Why have we seen a tremendous amount of interest in neural-network-based artificial intelligence in recent years? Proponents of the technology point to three major reasons: larger sets of digitized information becoming available for training, breakthroughs in software techniques, and increases in processing power.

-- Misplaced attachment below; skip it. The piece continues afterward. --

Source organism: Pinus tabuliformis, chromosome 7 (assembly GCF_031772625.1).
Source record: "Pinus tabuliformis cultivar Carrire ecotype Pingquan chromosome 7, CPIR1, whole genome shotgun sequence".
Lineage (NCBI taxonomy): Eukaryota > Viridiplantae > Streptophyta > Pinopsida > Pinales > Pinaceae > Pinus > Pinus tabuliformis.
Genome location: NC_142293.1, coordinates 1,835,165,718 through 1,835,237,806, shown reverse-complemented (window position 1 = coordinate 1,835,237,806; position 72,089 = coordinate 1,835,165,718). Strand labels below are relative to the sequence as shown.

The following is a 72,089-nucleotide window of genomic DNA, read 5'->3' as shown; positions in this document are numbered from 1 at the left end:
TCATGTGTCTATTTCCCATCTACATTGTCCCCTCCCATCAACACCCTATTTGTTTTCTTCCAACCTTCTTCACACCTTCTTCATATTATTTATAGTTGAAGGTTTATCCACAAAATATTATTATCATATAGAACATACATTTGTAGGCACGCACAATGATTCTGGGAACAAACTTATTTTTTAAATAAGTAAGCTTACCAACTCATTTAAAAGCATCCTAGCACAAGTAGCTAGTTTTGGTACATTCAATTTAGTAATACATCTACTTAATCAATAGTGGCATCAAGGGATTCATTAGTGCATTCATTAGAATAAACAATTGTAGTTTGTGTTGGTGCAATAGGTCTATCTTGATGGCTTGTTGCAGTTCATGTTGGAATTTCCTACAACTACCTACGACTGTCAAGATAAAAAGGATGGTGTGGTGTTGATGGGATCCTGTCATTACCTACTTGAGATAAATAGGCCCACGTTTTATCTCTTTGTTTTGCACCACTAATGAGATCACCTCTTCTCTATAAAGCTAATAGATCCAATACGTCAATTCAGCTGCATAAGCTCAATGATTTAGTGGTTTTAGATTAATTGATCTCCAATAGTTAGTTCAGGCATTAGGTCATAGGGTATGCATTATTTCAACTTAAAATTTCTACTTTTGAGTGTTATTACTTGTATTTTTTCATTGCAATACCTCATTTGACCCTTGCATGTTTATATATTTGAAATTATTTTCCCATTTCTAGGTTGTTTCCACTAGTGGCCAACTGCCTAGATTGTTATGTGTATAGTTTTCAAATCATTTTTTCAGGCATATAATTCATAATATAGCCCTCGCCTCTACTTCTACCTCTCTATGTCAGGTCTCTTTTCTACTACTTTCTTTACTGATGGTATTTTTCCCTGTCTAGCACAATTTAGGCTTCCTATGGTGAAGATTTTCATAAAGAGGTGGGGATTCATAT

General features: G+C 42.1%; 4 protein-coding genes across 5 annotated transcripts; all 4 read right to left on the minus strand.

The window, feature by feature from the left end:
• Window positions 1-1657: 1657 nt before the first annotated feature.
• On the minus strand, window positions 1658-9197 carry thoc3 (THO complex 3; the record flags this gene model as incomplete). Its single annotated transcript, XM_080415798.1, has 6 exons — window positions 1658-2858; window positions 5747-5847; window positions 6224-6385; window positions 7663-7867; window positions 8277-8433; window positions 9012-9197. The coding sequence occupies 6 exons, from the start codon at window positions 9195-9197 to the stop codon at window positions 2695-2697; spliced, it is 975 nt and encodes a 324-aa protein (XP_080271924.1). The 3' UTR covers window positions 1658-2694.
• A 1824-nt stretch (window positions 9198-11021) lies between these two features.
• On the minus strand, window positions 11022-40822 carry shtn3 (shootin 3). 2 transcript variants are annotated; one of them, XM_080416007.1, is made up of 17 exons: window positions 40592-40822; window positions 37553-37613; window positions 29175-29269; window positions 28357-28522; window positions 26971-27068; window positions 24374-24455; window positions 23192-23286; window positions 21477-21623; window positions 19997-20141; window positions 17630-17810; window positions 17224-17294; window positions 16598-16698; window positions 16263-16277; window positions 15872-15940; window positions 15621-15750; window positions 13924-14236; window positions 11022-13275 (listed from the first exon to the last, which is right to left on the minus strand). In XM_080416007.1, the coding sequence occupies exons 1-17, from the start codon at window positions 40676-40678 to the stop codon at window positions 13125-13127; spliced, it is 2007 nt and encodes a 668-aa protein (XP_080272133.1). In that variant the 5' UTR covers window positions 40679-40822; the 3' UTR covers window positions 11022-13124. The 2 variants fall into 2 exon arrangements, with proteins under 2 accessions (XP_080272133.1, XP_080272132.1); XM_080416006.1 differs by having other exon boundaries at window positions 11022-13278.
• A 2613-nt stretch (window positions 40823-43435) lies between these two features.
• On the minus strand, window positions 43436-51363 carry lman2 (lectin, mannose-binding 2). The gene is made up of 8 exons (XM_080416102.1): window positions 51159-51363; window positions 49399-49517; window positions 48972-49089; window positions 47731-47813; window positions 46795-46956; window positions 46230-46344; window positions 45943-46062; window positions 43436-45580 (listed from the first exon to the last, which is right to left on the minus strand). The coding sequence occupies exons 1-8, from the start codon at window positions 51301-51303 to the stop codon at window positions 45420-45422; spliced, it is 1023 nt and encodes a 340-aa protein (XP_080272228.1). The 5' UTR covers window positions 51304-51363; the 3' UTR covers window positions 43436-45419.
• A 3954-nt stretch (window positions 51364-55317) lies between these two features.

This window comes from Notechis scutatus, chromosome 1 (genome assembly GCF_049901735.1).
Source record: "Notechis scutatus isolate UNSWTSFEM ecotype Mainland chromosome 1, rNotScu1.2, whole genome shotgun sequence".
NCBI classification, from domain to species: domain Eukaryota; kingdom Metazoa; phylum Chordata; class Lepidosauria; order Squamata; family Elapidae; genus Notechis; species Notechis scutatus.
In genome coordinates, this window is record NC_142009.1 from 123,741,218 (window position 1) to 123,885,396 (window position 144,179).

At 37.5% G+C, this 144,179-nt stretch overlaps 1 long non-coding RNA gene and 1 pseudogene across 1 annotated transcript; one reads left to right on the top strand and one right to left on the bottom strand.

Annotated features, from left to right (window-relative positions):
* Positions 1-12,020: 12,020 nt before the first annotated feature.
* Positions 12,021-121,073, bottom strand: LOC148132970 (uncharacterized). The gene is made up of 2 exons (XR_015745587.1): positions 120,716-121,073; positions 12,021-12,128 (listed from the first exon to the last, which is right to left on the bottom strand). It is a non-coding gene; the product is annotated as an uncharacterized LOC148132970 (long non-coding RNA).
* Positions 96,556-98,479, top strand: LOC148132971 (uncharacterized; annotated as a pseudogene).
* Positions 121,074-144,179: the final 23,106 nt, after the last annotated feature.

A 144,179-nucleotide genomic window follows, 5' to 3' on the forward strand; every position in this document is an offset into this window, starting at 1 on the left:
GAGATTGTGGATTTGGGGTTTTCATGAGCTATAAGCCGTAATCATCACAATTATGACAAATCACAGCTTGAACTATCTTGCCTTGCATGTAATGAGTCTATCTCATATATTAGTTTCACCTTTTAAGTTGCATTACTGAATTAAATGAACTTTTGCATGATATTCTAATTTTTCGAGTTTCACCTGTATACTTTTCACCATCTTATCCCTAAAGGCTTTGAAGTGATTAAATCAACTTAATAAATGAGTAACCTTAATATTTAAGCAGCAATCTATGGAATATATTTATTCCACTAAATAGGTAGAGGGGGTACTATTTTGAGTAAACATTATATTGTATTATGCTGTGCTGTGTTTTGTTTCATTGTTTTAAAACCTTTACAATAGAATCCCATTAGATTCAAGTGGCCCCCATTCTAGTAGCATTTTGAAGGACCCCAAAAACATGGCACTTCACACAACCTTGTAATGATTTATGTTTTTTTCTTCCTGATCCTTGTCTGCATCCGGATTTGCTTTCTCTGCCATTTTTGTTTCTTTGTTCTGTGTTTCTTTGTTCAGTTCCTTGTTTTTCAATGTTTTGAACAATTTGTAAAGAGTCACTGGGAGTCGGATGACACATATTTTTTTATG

This talk offers another possibility, in some sense the opposite of this third point: while increases in speed may have made certain techniques newly feasible, material limits on the development of computing power have necessitated a move to systems, like neural networks, that can make the most efficient use of present-day hardware. Dictating an exponential growth in semiconductor density (and thus computing power), Intel Corporation co-founder Gordon E. Moore's "law" has shown signs of faltering for much of the 21st century, and the parallel-processing approaches promoted in light of this reality have proven to be ideally suited to convolutional neural networks. The contemporary push for AI-enabled software and even hardware, then, can be understood as a response to an imminent plateau in discrete, silicon-based computing power, itself a proxy, in a digitally-connected age, for socio-economic growth.